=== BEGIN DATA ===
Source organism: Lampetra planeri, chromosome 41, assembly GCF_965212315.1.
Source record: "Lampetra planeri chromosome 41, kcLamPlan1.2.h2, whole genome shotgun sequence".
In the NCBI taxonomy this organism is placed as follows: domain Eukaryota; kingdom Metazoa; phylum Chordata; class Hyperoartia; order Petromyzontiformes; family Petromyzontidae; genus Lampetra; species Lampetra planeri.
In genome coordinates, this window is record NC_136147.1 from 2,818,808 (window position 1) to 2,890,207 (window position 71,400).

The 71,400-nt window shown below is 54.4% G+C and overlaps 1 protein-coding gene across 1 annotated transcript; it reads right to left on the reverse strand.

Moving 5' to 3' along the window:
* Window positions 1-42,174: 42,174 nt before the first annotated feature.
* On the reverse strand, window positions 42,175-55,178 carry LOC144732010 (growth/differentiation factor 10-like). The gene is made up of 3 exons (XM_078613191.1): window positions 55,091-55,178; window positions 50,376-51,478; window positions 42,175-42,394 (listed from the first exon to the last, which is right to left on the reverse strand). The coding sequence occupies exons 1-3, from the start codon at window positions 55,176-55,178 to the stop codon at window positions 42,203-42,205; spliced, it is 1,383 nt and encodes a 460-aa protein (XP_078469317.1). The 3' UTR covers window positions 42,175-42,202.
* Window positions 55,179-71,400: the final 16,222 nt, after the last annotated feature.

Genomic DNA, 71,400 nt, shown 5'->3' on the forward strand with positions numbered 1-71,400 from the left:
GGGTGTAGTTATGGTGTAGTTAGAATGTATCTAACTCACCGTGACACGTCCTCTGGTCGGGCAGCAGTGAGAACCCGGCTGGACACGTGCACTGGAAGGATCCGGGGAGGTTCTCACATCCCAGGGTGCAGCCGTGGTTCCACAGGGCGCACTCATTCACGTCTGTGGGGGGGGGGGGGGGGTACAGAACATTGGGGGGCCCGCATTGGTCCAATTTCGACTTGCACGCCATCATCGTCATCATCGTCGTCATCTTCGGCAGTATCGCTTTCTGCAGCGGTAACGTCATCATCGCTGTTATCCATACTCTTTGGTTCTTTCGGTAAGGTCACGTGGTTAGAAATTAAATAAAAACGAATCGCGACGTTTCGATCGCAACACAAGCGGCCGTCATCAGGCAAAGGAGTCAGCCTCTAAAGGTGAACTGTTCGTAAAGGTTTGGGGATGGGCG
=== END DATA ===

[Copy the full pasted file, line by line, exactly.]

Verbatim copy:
Source organism: Lampetra planeri, chromosome 41, assembly GCF_965212315.1.
Source record: "Lampetra planeri chromosome 41, kcLamPlan1.2.h2, whole genome shotgun sequence".
In the NCBI taxonomy this organism is placed as follows: domain Eukaryota; kingdom Metazoa; phylum Chordata; class Hyperoartia; order Petromyzontiformes; family Petromyzontidae; genus Lampetra; species Lampetra planeri.
In genome coordinates, this window is record NC_136147.1 from 2,818,808 (window position 1) to 2,890,207 (window position 71,400).

The 71,400-nt window shown below is 54.4% G+C and overlaps 1 protein-coding gene across 1 annotated transcript; it reads right to left on the reverse strand.

Moving 5' to 3' along the window:
* Window positions 1-42,174: 42,174 nt before the first annotated feature.
* On the reverse strand, window positions 42,175-55,178 carry LOC144732010 (growth/differentiation factor 10-like). The gene is made up of 3 exons (XM_078613191.1): window positions 55,091-55,178; window positions 50,376-51,478; window positions 42,175-42,394 (listed from the first exon to the last, which is right to left on the reverse strand). The coding sequence occupies exons 1-3, from the start codon at window positions 55,176-55,178 to the stop codon at window positions 42,203-42,205; spliced, it is 1,383 nt and encodes a 460-aa protein (XP_078469317.1). The 3' UTR covers window positions 42,175-42,202.
* Window positions 55,179-71,400: the final 16,222 nt, after the last annotated feature.

Genomic DNA, 71,400 nt, shown 5'->3' on the forward strand with positions numbered 1-71,400 from the left:
GGGTGTAGTTATGGTGTAGTTAGAATGTATCTAACTCACCGTGACACGTCCTCTGGTCGGGCAGCAGTGAGAACCCGGCTGGACACGTGCACTGGAAGGATCCGGGGAGGTTCTCACATCCCAGGGTGCAGCCGTGGTTCCACAGGGCGCACTCATTCACGTCTGTGGGGGGGGGGGGGGGGTACAGAACATTGGGGGGCCCGCATTGGTCCAATTTCGACTTGCACGCCATCATCGTCATCATCGTCGTCATCTTCGGCAGTATCGCTTTCTGCAGCGGTAACGTCATCATCGCTGTTATCCATACTCTTTGGTTCTTTCGGTAAGGTCACGTGGTTAGAAATTAAATAAAAACGAATCGCGACGTTTCGATCGCAACACAAGCGGCCGTCATCAGGCAAAGGAGTCAGCCTCTAAAGGTGAACTGTTCGTAAAGGTTTGGGGATGGGCG